In Candy - A Novel of Love and Addiction, author Luke Davies says (through the fictional unnamed narrator, who is played by Heath Ledger in the film--and named Dan) that for every 10 years you're a junkie, 7 of them will be spent waiting.
How true, Luke. It's so easy to tell when an actual junkie has written a heroin book. They get right to the heart of the matter. Waiting. Waiting defines a junkie's life.
And besides recommending both the novel and film versions of this amazing story for their enjoyability, emotion (yes, even I like a little feeling now and then), and realism, I do know something about waiting.
It's been two weeks since my agent (the amazing Adam "Snapper"* Chromy, of Artists and Artisans) started submitting the proposal for Bible Camp Zombies, and I am going CRAZY. I know it's pretty unrealistic to think that a debut author will sell in two weeks, but I can't help myself. It's like I'm querying again. I check my email every couple of hours or so (even though I'm sure Adam would call me if he heard something), read everything I can about the publishing process, and generally annoy the crap out of my fiance, with questions like, "So, do you think there's an editor reading it right now? Do you think this fictional editor I made up in my mind likes it?" It's a wonder she hasn't stabbed me with the pieces of my broken laptop.
There is very little posted on the internet about this part of the publishing process. Probably because waiting is extremely boring. A very good friend (and my writing buddy/partner/whatever you want to call her - she's the one who tells me when what I've written sucks) sent me a link to another agent's blog (who shall remain nameless, as he gave a few of my friends form rejections**) about this, and there were hundreds of comments on what to do while waiting. 99.9% of them were completely useless. The .01% that were useful, were only useful to other people. I really don't think baking will help. Maybe eating baked goods. But that would require money on my part, since I don't bake. And I have to sell my project to get that.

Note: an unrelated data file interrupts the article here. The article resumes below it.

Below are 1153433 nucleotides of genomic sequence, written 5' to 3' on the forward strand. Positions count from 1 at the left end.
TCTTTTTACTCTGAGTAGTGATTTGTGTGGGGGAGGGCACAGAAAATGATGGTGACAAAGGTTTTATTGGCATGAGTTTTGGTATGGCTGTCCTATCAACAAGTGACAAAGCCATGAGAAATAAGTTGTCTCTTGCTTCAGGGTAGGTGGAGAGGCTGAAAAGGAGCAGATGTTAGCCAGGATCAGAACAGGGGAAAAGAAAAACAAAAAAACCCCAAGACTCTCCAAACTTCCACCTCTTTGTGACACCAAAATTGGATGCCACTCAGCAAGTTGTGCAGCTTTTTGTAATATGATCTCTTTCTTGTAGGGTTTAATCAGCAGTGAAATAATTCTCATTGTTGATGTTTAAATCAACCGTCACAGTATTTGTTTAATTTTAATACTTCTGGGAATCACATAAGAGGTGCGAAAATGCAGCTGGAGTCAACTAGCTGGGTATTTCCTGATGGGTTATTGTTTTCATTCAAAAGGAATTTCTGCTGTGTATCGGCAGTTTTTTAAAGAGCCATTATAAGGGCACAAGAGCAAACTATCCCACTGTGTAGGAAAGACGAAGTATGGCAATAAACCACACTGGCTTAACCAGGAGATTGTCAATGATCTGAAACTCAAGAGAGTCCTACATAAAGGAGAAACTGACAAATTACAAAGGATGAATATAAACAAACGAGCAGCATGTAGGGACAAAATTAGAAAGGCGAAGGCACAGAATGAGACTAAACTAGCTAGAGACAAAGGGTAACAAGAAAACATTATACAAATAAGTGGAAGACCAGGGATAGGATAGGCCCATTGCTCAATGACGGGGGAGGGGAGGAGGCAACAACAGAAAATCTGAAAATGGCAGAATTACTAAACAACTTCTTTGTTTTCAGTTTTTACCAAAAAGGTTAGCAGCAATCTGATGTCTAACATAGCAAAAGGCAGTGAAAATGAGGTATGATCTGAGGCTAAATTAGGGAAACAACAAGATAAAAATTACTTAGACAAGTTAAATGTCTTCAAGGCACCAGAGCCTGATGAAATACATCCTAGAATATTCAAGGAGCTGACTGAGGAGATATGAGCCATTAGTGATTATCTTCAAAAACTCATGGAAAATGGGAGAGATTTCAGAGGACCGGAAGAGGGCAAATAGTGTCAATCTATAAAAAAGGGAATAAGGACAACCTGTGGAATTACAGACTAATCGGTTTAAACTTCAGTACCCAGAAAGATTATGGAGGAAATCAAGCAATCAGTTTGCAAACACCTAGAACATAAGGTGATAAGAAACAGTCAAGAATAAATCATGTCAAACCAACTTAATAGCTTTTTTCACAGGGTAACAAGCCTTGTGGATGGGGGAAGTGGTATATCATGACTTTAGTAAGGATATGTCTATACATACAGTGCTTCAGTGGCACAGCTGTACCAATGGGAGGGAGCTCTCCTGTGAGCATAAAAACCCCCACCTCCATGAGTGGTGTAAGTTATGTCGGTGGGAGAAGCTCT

Oh what a vicious circle. You were right, Abrasive Wheels***. You were right!
So, if any of you editors are reading this (and I don't delude myself that you actually are), hi! I'm really awesome and will make you tons of money. Just buy the project. You know you want to! Come on... all the cool editors are doing it. Tell you what - the first one's free****.
Now that that's over with - I'm going to be starting my next book soon. Fun, huh? Maybe I'll have a contest to have you guys help pick which one I'll do. (I have a vast list of ideas.) Or maybe I'll just see what you think and then do whatever I want anyhow. Whichever. I'll let you know.
For now, this is Richard A. Kray, saying...
* I have no idea why his nickname is "Snapper". I haven't even speculated. Feel free to come to your own conclusions.
** Just kidding. It's Nathan Bransford. Here's a link: Nathan Bransford's blog (And I understand the form rejections - this guy gets more queries than... apparently I can't make analogies outside of MSWord, sorry, but it's a lot of queries.)
*** A prize to anyone who tells me what Abrasive Wheels is.
**** No it's not.